Helping Veterans Reach Their Educational Goals
What does it mean to be a "veteran-friendly" university? There is no clear definition of what is a "veteran-friendly" institution, because the educational choices that our colleges offer students take different shapes and forms on every campus. The diverse offerings of today’s higher education communities oftentimes make it challenging to identify who is doing it best.
Campus culture, location, academic rigor, student body makeup, size, and more, all play a role in constituting “veteran-friendly” institutions. Today’s colleges and universities need to define “veteran-friendly” in a way that addresses both the needs of the veteran student and the institution.
73 percent to 80 percent of student veterans are male.
21 percent to 27 percent are female.
With only 10 percent to 14 percent of military personnel being women, female student veterans are over-represented in post-secondary education.
Only 15 percent of student veterans are traditionally aged college students. Most student veterans are between the ages of 24 and 40.
47 percent of student veterans have children.
47.3 percent of student veterans are married.
62 percent of student veterans are first-generation students.
Source: U.S. Dept. of Veteran Affairs
More than one million military veterans and their families are taking advantage of the Post 9/11 GI Bill to attend college. In 2008, the updated federal veteran’s education law pays in-state tuition rates and fees to the institution attended by the veteran or dependent spouse or children and provides students with a monthly stipend to pay for books, supplies and housing. The federal law has encouraged thousands of veterans to pursue higher education, and more are enrolled in post-secondary education than ever before.
But veterans still face challenges on campuses across the country. These challenges can include a lack of camaraderie and understanding among other students and faculty and difficulty in obtaining credit for military training and experiences. These obstacles can prevent veterans from returning to school or make it more difficult for them to finish their degree.
The average veteran in college is very different from those who went directly to a university or trade school from high school. We might presume that our veterans will have the same or similar experiences as the stereotypical college student. This is a misconception (see sidebar).
Second, as I always stress, beyond words of encouragement, we must offer a solution that is reasonable, practical and economically viable. That why I, in conjunction with students who are military veterans from Stockton University in Galloway, NJ, have authored a proposal that would create an annual grant program deemed the New Jersey’s Troops to College Program. This annual grant program of $150,000 would be awarded to three educational institutions that offer “a comprehensive array of series, benefits, and programs for veterans attending the institution.” The thrust of my proposal is that we identify the institutions of higher education in New Jersey that have made a superior effort to assist student veterans in achieving their academic goals.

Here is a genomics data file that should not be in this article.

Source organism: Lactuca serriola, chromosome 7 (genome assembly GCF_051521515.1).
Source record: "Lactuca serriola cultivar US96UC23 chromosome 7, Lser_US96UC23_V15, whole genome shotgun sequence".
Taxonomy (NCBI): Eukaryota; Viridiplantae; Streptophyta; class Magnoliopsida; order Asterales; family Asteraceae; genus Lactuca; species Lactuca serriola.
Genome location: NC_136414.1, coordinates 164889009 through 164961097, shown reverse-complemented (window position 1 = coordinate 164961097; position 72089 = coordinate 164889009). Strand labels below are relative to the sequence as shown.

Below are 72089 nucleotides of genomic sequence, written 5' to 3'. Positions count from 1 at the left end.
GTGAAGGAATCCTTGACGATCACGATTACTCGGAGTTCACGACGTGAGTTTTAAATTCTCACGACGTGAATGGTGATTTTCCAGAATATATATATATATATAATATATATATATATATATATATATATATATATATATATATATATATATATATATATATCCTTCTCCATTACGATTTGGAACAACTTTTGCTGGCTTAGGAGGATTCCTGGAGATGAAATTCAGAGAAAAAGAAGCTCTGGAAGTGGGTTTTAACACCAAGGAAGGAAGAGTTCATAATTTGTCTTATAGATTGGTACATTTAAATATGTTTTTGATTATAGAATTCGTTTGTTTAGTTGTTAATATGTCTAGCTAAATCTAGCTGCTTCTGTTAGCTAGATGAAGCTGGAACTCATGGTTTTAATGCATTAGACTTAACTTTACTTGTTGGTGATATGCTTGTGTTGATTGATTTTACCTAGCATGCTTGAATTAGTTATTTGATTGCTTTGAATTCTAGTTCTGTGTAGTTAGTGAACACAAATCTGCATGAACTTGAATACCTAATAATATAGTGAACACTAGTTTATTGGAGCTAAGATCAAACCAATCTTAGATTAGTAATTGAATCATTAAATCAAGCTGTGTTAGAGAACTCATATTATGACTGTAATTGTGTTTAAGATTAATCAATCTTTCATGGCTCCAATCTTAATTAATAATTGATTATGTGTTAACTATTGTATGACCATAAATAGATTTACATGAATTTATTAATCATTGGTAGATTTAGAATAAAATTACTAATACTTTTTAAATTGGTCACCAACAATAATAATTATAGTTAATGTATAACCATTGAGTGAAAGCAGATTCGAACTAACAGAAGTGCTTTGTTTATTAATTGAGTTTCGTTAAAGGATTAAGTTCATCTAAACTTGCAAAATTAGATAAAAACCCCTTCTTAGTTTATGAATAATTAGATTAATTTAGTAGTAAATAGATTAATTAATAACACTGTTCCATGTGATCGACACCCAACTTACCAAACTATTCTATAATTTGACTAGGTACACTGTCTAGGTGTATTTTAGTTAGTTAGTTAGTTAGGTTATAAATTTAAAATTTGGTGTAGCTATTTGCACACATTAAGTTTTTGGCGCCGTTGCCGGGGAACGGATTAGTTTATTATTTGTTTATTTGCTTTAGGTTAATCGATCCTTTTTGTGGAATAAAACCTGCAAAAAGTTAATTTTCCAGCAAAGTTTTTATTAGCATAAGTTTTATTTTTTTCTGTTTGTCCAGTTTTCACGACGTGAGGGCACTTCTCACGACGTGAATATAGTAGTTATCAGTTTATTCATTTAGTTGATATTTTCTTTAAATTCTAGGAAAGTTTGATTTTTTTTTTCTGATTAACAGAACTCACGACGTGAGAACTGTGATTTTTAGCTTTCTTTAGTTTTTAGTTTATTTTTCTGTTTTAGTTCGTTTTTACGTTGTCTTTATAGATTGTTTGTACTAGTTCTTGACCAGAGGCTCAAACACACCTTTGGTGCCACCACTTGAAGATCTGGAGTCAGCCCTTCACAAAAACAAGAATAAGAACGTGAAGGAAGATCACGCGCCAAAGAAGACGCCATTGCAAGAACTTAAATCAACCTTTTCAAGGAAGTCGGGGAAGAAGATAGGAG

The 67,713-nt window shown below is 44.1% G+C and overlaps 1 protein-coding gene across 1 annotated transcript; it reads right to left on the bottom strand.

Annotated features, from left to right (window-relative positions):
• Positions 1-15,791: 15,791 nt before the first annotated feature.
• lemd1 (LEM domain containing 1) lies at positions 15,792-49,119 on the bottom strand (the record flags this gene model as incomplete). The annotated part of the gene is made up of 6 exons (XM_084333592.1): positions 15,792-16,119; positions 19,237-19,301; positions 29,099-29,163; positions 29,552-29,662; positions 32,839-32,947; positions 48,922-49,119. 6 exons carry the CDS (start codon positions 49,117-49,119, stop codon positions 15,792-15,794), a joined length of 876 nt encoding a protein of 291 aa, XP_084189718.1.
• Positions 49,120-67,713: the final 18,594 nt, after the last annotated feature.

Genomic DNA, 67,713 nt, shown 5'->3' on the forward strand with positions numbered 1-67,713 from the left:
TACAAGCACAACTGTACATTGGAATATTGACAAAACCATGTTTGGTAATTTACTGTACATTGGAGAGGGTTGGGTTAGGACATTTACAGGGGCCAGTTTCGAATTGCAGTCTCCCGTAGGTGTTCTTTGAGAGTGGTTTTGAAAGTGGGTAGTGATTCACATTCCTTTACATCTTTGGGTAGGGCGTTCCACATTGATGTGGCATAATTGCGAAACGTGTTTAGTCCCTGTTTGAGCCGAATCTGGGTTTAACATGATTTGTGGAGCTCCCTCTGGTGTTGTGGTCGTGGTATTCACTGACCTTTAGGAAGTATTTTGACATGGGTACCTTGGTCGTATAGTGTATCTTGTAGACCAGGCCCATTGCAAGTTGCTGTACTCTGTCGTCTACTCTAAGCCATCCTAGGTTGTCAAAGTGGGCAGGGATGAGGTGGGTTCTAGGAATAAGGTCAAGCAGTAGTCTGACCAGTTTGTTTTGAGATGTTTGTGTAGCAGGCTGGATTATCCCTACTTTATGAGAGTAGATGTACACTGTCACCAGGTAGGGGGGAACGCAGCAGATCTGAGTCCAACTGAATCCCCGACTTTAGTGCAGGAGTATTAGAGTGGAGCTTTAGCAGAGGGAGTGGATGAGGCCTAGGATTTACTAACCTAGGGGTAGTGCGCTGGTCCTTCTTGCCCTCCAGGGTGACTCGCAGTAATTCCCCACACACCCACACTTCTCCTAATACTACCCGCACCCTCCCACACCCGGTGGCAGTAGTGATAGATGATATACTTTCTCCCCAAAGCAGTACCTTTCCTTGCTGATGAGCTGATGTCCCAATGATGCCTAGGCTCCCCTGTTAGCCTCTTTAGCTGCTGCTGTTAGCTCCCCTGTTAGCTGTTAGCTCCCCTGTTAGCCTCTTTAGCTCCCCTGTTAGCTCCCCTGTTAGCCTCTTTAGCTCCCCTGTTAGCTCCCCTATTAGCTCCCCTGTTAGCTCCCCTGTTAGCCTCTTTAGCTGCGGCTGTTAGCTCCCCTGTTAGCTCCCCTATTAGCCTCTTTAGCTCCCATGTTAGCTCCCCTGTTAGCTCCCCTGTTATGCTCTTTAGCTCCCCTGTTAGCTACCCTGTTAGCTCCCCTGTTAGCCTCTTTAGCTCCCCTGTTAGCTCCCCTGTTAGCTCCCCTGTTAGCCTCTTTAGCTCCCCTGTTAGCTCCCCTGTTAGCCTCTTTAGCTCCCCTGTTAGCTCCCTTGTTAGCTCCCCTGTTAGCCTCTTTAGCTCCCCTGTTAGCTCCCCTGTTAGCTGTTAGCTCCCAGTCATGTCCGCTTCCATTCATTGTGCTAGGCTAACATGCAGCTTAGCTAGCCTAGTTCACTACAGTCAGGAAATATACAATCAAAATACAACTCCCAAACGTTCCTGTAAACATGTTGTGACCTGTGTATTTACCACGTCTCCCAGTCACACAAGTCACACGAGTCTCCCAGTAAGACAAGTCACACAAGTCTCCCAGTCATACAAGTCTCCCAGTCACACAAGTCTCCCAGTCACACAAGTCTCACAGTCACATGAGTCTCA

We occasionally hear the term “the last mile,” a general phrase that implies a final step, both symbolic and real, before reaching a goal.
For military personnel, the last mile — a fulfilling and well-paying job and integrating into civilian life — is the finish line. Student veterans who achieve an academic degree or certificate are positioned much closer to that finish line.
In this instance, New Jersey should take the lead and offer our citizens that proverbial boost, not out of pity or mandate but because it’s the right thing to do. After all, they signed on the dotted line and enrolled in the military to protect you and me. My proposal would help direct potential students to the institutions in New Jersey that have demonstrated programs that best fit their needs.
Please consider: The sooner a veteran returns to civilian life as a productive and full partner as a citizen, the earlier all of us benefit from that reintegration. And most important, it also creates a sphere of normality for veterans and their families.
Let’s not forget that student veterans not only demonstrated exceptional patriotism by joining the military, they also have exhibited that extra initiative by attending a center of higher education. Let this legislation serve as a pathfinder for their educational efforts.
That’s my take, what’s yours?